15. 5 out of 5

    Sarah

    Interesting and inspiring, the best praise I can think of for an autobiography. Messud's family history is nothing short of fascinating: her grandparents and parents were educated, opinionated, well-traveled and there's clearly so much love and admiration between the generations. Her literary and art criticism inspired me to revisit Teju Cole, Kazuo Ishiguro, Sally Mann and learn more about Magda Szabo, Alice Neel and probably others. A treat of a book. Interesting and inspiring, the best praise I can think of for an autobiography. Messud's family history is nothing short of fascinating: her grandparents and parents were educated, opinionated, well-traveled and there's clearly so much love and admiration between the generations. Her literary and art criticism inspired me to revisit Teju Cole, Kazuo Ishiguro, Sally Mann and learn more about Magda Szabo, Alice Neel and probably others. A treat of a book.

  16. 4 out of 5

    Mattschratz

    Solid stuff. I enjoyed both the autobiographical material and the stuff about books. The title essay, and the title phrase (from Bernhard) are especially good. I thought about recommending the essay about Messud's elderly and disgusting dogs, one a dachshund, to my mother or sister, who themselves live with a pair of elderly and disgusting dogs, both dachshunds; but I worried the recommendation would read as an insult and have instead put it here on Goodreads, where they only *might* find it. Solid stuff. I enjoyed both the autobiographical material and the stuff about books. The title essay, and the title phrase (from Bernhard) are especially good. I thought about recommending the essay about Messud's elderly and disgusting dogs, one a dachshund, to my mother or sister, who themselves live with a pair of elderly and disgusting dogs, both dachshunds; but I worried the recommendation would read as an insult and have instead put it here on Goodreads, where they only *might* find it.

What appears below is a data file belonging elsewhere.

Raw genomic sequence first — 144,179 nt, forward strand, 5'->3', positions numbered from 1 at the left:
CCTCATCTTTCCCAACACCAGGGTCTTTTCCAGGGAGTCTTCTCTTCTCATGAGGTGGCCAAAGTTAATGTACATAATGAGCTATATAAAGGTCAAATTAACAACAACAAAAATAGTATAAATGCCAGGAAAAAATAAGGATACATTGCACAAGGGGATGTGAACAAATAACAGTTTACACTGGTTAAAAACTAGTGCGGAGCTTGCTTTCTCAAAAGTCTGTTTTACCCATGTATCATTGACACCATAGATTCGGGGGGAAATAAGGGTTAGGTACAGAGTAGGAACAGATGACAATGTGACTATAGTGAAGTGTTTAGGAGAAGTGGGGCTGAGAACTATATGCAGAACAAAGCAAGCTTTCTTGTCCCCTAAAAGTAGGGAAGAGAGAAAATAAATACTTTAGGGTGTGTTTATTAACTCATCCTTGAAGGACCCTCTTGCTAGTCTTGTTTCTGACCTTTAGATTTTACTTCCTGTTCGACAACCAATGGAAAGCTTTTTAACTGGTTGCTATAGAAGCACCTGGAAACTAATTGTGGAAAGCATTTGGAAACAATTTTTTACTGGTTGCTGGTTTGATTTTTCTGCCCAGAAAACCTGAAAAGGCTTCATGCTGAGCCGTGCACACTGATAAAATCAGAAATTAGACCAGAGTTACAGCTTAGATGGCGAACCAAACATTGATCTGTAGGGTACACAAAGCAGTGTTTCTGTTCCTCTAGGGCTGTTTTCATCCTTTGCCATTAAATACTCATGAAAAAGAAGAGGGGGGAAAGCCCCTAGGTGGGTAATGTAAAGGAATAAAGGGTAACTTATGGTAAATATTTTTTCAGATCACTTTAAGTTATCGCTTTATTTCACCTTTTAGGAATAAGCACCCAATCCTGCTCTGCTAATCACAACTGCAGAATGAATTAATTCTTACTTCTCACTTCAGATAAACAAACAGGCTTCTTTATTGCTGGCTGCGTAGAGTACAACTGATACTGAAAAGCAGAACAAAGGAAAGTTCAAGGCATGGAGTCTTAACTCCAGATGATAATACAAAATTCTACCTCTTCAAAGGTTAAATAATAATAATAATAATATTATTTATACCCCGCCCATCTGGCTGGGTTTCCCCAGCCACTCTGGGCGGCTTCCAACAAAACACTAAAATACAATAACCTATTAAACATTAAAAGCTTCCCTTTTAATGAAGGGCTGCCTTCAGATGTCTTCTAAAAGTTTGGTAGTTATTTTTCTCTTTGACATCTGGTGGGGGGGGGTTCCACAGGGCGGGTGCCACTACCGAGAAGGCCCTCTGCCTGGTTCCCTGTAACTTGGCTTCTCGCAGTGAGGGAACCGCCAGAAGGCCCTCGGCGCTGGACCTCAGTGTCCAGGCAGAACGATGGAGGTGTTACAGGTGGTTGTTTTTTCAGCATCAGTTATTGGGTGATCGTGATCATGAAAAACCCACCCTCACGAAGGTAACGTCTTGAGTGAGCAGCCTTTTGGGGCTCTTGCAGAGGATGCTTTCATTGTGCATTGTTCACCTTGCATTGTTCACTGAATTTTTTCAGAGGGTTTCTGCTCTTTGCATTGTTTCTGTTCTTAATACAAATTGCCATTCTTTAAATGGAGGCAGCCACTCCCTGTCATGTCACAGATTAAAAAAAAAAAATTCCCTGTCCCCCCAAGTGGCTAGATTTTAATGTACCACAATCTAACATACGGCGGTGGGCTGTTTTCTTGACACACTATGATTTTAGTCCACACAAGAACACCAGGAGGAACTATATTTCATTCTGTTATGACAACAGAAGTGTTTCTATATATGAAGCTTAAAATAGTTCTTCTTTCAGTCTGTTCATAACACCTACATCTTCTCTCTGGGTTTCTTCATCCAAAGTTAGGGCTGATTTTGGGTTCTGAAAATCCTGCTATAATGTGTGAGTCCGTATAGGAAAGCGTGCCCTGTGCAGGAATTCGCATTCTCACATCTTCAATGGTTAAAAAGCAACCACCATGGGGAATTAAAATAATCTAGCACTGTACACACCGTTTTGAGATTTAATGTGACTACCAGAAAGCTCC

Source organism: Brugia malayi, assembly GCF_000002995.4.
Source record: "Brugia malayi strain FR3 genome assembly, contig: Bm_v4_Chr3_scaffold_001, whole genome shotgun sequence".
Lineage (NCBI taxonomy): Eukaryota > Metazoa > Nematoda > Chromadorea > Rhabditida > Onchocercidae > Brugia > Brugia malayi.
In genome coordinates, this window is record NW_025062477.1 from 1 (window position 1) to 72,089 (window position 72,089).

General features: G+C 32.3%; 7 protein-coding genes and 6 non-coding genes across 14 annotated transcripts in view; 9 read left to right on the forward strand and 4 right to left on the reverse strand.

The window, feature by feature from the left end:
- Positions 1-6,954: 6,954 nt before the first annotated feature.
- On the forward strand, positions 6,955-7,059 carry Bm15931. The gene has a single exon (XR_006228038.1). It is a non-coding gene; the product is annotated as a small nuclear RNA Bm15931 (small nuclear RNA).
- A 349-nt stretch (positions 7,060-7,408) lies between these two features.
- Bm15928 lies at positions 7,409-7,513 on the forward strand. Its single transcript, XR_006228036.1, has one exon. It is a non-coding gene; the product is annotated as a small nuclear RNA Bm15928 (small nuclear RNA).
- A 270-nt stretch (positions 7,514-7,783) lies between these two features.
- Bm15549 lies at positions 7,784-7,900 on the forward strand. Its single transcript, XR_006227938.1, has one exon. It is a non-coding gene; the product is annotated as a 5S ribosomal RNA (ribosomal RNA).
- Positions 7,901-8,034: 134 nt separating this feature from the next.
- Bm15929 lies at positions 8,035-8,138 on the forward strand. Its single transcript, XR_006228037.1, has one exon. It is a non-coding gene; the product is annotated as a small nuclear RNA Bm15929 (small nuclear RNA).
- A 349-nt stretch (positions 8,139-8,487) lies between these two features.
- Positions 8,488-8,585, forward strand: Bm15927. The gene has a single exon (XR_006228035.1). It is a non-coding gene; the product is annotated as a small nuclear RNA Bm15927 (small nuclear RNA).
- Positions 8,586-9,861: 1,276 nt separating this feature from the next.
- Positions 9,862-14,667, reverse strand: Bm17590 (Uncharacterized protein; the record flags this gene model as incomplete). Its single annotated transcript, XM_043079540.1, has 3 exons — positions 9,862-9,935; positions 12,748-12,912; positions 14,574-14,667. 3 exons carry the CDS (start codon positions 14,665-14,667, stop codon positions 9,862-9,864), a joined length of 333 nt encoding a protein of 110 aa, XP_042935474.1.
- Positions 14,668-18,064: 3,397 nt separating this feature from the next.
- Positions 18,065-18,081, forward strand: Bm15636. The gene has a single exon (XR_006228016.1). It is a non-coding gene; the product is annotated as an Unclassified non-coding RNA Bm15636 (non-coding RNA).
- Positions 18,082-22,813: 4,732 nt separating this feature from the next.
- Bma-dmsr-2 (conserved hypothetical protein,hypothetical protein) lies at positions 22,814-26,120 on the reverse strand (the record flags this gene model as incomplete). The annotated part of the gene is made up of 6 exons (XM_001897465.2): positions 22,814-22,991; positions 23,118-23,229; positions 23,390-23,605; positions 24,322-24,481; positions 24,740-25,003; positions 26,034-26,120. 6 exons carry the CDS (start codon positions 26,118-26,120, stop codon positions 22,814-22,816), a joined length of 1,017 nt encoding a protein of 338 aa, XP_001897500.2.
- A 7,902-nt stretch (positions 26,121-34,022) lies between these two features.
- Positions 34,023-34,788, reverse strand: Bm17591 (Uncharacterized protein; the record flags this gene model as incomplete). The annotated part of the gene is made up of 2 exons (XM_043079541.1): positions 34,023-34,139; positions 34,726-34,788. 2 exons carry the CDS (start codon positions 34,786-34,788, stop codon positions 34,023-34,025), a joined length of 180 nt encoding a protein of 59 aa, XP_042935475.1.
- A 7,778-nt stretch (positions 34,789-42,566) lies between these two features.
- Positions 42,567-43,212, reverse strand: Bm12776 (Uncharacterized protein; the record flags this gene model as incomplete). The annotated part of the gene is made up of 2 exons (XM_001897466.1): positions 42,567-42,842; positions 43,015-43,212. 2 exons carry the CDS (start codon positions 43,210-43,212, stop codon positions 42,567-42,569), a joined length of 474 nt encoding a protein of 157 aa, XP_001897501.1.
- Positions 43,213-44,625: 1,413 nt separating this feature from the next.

17. 4 out of 5

    Ellen Sherberg